The ongoing pandemic has impacted our economy and society, changing the course of our daily lives and the ways in which we earn our living. The situation calls for the private and public sectors to work together more than before. It has further triggered an urgent need for short-term relief interventions and ways to stimulate long-term economic growth — all while we come to understand Covid-19’s context among other pressing issues that affect the population, such as gender-based violence and HIV. The Development Bank of Southern Africa (DBSA) has adopted a multi-sectoral approach during these trying times, an approach in which holistic, decisive action is taken where it’s needed most.
As an institution, the DBSA has committed R150-million to a variety of impactful Covid-19 relief projects — these include an intervention to support government in increasing its testing capacity, development of non-invasive ventilators, provision of isolation pods to increase the number of available hospital beds, provision of prefabricated screening units, support of various municipality water projects as well as providing support with personal protective equipment (PPE) to the South Africa district municipalities and SADC region.
Already, R2.4-million worth of PPE for frontline medical staff has been delivered to the Department of Health in partnership with the German Development Finance Institution, KfW. “We are providing this support … to bolster national and local governments’ capacity to manage the pandemic, save lives and help ensure that the South African and SADC economies recover from the impact of Covid-19 pandemic,” said Patrick Dlamini, DBSA’s Chief Executive Officer.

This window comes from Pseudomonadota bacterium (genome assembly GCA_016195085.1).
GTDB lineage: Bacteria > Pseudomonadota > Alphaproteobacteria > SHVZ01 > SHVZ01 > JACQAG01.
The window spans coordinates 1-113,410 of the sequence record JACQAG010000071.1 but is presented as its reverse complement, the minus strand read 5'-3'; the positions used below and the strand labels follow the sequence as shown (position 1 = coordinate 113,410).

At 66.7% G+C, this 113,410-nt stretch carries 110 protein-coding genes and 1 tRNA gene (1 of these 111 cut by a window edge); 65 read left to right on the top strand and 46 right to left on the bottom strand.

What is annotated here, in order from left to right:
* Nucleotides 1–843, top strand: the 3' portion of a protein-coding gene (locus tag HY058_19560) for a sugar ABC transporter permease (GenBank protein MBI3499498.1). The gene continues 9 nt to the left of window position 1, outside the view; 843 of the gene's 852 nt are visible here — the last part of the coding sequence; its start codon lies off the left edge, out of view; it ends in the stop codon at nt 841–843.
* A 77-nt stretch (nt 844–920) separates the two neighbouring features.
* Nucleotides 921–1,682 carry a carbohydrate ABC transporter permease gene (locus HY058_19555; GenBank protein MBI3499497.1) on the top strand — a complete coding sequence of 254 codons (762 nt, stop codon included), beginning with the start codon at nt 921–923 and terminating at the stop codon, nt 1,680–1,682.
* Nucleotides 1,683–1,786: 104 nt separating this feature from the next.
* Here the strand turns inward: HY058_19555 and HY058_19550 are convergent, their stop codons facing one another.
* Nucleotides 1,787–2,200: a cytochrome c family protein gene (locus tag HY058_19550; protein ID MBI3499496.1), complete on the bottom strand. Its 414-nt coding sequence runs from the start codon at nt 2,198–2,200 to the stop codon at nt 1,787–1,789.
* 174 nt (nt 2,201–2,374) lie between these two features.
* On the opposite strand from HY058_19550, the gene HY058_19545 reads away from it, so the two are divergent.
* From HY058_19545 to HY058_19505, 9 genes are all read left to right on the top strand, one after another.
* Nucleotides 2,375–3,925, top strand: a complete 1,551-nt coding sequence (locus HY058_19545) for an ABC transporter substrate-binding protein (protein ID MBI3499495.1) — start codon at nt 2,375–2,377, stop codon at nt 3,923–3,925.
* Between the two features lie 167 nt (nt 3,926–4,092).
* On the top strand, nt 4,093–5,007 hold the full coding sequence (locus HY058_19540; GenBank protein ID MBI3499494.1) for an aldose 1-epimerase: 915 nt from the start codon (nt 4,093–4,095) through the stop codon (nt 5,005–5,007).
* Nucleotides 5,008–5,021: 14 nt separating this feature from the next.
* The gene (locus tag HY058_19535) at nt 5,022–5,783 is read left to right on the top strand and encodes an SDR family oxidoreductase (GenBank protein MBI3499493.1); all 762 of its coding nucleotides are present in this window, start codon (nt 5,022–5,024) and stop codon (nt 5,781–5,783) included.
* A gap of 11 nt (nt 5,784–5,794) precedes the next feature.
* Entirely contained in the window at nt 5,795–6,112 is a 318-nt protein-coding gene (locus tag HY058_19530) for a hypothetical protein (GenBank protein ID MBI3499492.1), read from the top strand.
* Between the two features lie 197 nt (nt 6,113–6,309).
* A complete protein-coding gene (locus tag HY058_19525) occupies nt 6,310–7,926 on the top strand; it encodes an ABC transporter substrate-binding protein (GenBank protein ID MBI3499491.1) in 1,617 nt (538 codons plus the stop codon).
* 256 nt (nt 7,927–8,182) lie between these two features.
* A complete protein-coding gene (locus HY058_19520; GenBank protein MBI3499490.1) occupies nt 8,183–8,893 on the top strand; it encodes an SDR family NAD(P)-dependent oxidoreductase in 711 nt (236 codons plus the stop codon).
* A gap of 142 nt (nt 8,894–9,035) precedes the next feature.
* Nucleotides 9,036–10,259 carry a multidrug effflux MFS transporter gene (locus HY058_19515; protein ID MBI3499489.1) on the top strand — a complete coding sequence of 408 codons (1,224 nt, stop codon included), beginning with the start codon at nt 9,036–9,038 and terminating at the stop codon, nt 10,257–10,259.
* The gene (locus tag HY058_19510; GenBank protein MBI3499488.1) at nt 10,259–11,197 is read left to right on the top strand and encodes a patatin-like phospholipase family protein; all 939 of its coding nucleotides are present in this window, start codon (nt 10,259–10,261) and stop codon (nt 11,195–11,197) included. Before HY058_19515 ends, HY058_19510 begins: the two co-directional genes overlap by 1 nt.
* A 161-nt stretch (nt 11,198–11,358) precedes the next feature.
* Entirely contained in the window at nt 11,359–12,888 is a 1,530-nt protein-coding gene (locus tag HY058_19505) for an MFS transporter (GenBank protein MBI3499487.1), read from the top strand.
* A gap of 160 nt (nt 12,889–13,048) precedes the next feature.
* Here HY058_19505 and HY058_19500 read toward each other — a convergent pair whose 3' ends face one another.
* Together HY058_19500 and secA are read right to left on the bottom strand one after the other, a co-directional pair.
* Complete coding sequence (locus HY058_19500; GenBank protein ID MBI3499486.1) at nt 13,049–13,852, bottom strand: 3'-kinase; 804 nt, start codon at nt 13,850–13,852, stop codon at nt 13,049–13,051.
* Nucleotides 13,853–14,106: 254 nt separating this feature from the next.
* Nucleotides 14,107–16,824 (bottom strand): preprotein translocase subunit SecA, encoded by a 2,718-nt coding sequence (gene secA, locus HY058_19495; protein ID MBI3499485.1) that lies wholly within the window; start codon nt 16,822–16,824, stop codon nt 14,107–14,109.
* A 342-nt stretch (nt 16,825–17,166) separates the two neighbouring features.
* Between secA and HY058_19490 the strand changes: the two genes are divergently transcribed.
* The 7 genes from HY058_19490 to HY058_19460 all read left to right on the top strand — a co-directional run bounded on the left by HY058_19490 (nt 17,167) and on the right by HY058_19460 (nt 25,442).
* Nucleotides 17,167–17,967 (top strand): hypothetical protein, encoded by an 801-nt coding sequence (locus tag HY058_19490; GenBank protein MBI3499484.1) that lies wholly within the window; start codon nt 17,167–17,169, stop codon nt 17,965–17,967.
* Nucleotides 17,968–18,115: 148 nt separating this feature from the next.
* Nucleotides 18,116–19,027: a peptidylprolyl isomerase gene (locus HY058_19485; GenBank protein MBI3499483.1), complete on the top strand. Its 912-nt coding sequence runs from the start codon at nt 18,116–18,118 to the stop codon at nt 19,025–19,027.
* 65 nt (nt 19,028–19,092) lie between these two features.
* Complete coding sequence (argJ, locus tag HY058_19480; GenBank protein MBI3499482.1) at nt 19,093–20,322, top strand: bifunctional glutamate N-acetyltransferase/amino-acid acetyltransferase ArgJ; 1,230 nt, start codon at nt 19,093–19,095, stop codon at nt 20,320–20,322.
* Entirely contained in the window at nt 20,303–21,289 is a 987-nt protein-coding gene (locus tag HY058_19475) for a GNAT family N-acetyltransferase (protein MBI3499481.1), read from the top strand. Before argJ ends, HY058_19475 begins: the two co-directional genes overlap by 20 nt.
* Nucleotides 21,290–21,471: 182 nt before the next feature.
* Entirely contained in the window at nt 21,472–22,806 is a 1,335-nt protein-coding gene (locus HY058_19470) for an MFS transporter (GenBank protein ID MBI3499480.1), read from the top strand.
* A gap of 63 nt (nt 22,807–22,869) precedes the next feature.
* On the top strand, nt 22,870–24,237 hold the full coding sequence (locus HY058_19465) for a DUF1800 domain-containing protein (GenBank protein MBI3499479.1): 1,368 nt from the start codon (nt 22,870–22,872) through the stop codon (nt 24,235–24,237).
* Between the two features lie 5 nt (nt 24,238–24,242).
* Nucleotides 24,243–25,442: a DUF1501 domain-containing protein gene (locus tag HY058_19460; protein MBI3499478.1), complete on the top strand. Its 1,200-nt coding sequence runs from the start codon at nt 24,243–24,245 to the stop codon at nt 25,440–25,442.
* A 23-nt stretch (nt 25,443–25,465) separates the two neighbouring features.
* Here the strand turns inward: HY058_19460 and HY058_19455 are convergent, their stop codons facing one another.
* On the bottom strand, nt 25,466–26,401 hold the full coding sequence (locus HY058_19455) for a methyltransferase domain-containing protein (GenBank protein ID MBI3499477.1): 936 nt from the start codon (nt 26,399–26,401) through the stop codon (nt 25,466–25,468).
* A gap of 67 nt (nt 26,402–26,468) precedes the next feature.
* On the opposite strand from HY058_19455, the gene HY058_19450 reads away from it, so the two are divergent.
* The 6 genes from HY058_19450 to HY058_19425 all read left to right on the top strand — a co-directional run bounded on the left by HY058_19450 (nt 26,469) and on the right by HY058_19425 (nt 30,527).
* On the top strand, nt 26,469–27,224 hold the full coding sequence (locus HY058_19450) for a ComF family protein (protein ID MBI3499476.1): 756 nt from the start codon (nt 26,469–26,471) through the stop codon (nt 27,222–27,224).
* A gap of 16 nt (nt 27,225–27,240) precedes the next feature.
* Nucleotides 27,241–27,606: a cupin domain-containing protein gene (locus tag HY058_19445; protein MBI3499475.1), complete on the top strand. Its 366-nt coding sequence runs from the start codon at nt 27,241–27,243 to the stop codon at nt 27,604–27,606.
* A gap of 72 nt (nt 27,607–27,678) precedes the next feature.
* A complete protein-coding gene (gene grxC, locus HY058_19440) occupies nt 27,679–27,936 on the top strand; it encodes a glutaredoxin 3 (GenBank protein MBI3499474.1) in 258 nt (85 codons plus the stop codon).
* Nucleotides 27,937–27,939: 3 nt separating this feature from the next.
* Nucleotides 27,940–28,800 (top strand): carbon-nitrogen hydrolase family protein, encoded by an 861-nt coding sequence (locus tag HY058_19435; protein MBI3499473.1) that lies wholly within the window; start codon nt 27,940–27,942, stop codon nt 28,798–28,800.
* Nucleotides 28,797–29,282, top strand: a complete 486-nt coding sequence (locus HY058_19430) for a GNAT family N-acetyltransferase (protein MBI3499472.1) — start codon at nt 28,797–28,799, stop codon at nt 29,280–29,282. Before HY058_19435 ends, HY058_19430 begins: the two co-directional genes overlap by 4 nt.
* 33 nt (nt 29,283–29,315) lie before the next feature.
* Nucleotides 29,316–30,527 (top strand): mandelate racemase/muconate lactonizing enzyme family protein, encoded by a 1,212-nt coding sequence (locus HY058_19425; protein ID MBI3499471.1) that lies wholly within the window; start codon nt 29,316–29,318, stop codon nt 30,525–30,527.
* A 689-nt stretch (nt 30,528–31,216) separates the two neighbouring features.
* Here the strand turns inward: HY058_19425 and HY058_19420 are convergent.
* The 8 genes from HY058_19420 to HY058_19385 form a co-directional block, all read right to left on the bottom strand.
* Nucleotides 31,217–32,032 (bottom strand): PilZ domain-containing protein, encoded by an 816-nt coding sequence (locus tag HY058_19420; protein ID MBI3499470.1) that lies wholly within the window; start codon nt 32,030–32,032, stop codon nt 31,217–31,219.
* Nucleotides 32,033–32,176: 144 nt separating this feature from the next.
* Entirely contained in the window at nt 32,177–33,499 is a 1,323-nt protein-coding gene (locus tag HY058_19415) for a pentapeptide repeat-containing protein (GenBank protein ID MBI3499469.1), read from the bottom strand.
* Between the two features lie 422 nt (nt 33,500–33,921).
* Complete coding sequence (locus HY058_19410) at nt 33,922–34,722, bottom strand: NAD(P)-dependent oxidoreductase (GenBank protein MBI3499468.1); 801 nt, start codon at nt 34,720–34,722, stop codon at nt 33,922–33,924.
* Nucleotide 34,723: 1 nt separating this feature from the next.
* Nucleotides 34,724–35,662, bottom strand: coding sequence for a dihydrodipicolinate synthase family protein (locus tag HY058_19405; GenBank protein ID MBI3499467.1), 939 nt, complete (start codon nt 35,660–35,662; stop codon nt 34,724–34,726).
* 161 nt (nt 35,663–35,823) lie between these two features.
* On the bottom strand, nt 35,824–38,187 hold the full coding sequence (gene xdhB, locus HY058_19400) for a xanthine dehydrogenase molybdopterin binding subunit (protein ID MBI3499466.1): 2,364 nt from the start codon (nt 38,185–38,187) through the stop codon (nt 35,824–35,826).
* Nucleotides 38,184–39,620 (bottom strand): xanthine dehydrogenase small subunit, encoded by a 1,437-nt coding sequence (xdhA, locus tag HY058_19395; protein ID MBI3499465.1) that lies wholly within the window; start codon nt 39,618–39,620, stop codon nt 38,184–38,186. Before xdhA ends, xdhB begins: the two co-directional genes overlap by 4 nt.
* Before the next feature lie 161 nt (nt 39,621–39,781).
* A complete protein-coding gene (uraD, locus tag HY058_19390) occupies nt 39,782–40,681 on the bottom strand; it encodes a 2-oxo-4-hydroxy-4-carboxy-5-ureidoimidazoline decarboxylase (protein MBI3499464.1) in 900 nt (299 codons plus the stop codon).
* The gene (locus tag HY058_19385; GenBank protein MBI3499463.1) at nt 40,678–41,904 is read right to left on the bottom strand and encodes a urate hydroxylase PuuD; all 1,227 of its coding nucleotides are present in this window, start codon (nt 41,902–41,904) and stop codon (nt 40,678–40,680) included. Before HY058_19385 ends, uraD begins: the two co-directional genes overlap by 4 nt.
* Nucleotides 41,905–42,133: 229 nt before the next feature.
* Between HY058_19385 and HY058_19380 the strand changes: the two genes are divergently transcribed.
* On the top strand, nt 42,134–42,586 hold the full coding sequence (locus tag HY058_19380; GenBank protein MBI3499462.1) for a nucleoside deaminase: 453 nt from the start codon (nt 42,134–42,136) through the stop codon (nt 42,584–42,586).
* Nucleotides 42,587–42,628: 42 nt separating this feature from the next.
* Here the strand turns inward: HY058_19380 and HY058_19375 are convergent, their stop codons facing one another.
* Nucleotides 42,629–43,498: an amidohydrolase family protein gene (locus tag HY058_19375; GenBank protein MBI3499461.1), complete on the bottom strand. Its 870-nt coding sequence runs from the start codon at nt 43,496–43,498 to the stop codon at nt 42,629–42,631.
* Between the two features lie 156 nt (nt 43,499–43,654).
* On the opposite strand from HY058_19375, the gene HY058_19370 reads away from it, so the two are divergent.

To unpack the initiatives associated to the R150-millon allocation, the DBSA prioritised support to the National Disaster Management Centre, to enable its continued work of monitoring and mitigating the impact of the Covid-19 pandemic. Then part of the allocation went into funding the provision of prefabricated screening and testing units in 25 district municipalities across seven provinces (Gauteng, Eastern Cape, North West, KwaZulu-Natal, Free State, Limpopo and Mpumalanga). The units are accompanied by PPE to benefit the frontline staff allocated to do screening and testing in these units.
Regarding the need for increased testing capacity, the DBSA entered into a partnership with Centre for Scientific and Industrial Research (CSIR) to acquire PCR testing machines and their associated reagents. The DBSA also used part of the funding towards a partnership with the CSIR, to boost South Africa’s capacity to produce non-invasive ventilators needed in public hospitals in South Africa and the region as a whole. Isolation pods were provided with medical beds and distributed to stressed health facilities.
A focus has remained on ensuring access to water by vulnerable communities within the various local government jurisdictions. The projects in progress include the drilling of boreholes to provide water and creating ways to power these boreholes where there is no electricity.